L4 for asm-free OS'es?
esk at ira.uka.de
Mon Apr 8 17:50:56 CEST 2002
[William A Gatliff]
> Here are my questions:
> One of the L4 manuals I've read says that when an OS running under
> L4 starts, it should take all free memory from sigma0 and then
> manage the pages itself. To me, this means that the OS has to know
> how to interact with the host CPU's MMU hardware, which is obviously
> hardware-dependent and therefore undesirable in a portable OS. It
> also appears to be redundant--- sigma0 already knows how to work the
> MMU. Performance issues aside, would letting sigma0 do page mapping
> and unmapping eliminate the need for an OS running under it to know
> how the MMU interface works, and thereby make the OS a little more
> portable? Is this a reasonable approach?
User-level servers (including sigma0) need not know anything about the
host machines MMU. Memory management is done by mapping/granting
fpages to other servers and possilby later on revoking the mappings
using the unmap syscall.
Of course, a memory management server (e.g., L4Linux) must know which
page sizes are supported by the architecture. It can not map,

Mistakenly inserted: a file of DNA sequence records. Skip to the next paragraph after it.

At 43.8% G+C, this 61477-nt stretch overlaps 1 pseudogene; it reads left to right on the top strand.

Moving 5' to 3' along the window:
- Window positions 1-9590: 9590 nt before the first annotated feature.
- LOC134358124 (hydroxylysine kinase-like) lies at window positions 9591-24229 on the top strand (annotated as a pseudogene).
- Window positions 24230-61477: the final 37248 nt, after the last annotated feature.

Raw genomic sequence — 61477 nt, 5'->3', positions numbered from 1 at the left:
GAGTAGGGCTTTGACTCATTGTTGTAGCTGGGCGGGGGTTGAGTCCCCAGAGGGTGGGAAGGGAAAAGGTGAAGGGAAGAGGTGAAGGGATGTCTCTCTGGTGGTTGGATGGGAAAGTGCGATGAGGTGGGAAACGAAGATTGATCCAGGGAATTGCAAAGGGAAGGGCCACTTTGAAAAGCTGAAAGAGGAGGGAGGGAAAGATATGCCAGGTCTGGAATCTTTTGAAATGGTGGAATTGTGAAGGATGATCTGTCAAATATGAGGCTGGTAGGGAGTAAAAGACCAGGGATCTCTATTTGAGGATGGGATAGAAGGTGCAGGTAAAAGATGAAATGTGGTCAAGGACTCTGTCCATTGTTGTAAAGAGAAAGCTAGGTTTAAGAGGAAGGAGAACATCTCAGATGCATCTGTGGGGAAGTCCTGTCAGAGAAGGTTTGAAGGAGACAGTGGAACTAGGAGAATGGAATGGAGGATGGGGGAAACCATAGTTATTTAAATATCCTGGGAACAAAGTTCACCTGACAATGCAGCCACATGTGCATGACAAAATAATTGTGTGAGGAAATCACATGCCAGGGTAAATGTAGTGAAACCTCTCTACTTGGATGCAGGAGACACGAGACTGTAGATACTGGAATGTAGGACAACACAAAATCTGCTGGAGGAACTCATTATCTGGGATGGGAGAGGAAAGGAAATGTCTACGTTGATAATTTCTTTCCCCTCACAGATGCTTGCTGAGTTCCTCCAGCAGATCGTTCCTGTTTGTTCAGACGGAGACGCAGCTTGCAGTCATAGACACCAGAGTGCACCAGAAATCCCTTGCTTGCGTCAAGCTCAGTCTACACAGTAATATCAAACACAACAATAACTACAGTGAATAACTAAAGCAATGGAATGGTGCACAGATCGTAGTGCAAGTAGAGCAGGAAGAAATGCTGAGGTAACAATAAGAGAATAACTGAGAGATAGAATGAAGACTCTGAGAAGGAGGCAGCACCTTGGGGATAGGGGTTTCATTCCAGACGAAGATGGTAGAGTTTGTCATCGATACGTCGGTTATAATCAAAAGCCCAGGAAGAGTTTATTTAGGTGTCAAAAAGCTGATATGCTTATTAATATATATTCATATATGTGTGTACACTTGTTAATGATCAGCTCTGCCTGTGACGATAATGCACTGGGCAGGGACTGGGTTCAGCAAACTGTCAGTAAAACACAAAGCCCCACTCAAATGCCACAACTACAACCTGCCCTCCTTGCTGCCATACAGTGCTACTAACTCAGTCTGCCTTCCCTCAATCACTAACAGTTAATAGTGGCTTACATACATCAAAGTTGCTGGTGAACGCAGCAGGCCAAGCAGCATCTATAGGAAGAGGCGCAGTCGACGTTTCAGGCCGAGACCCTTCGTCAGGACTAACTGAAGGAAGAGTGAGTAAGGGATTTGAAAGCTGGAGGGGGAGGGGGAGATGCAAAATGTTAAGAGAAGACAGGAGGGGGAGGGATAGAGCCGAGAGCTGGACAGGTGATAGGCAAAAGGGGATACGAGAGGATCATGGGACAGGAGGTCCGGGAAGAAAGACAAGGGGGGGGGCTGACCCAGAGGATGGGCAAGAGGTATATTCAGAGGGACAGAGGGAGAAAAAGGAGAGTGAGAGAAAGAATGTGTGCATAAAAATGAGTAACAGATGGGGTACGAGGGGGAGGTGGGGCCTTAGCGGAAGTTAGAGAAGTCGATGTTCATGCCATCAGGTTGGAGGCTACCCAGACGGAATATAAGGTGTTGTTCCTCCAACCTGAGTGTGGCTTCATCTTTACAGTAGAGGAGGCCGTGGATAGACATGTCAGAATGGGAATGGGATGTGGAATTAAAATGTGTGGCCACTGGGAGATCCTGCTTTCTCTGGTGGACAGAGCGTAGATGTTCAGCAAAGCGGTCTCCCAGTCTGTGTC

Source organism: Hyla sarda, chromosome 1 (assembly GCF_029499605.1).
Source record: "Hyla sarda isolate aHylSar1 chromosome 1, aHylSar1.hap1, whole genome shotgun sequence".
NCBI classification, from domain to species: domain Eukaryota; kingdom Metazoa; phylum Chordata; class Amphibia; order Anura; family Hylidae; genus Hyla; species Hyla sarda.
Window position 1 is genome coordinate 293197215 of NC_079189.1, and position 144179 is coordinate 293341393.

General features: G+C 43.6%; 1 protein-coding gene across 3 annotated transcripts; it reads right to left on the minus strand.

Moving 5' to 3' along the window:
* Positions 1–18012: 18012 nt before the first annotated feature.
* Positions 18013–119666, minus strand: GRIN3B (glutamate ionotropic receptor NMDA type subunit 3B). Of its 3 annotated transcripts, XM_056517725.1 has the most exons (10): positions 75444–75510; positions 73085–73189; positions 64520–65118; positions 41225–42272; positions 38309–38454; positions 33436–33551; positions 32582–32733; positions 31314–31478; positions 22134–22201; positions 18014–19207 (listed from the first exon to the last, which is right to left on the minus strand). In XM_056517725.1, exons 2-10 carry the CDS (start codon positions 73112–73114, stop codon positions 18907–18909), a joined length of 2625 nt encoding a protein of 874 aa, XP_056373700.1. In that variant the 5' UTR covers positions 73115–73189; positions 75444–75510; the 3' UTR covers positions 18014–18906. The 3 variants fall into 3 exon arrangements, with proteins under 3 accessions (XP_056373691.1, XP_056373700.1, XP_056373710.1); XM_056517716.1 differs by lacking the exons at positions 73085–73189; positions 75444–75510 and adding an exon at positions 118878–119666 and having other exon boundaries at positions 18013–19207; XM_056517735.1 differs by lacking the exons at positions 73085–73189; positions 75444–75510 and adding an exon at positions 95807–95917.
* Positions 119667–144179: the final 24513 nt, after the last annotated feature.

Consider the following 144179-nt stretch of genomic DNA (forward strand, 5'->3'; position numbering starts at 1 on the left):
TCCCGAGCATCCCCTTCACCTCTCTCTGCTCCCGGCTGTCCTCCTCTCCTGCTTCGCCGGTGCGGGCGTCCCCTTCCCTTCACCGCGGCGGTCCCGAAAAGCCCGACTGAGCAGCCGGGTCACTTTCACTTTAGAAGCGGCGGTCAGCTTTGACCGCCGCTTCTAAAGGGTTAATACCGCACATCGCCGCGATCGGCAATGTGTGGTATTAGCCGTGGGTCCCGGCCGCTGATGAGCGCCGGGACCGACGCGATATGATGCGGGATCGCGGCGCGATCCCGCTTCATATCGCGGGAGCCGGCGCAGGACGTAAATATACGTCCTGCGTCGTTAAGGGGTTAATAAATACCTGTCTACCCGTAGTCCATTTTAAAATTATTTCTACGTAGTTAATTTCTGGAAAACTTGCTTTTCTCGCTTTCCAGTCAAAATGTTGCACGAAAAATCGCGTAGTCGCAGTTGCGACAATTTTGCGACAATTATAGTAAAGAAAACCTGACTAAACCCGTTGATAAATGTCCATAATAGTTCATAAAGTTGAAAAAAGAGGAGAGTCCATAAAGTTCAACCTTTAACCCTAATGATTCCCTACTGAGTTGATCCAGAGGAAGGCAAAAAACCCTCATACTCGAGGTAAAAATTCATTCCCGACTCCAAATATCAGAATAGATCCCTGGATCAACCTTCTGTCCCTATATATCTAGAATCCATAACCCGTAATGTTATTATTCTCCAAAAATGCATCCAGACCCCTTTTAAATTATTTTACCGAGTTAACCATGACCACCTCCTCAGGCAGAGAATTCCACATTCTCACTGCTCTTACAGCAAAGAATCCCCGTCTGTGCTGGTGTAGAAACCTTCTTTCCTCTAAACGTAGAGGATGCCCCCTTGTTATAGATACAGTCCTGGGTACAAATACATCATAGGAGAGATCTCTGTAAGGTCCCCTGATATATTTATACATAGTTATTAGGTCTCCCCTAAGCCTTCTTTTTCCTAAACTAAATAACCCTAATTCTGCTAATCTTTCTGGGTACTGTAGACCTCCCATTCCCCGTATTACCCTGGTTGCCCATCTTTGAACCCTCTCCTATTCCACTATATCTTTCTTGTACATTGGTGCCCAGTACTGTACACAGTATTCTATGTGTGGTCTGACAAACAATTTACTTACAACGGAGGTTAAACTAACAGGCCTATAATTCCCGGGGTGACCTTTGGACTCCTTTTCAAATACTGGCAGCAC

e.g., a 4KB fpage if the architecture supports a minimum page size of
8KB. In the Version 4 API specification this issue is solved by
having the a field in the Kernel Interface Page specifying which page
sizes are supported.
> What is the likelihood that an L4-based OS would need no assembly
> language at all, other than the syscall interface? I'm thinking
> along the lines of "to port this OS to your CPU, just port L4 and
> then recompile the OS sources."
This really depends on the your system. Writing drivers will for
instance require some interaction with the underlying hardware. This
can often only be achieved using architecture specific instructions
(e.g., inb/outb). One might also want to perform certain semaphore
operations like compare-and-exchange, and these operations can not
readily be mapped to their hardware instruction counterparts using
portable C. Then there is problem of handling exceptions (i.e.,
understanding what can cause, e.g., a floating point or misaligned
access exception, and knowing how to handle it properly). There's
also the deal of how to go about locating, managing and using hardware
devices in the system. The kernel does not try to interfere in this
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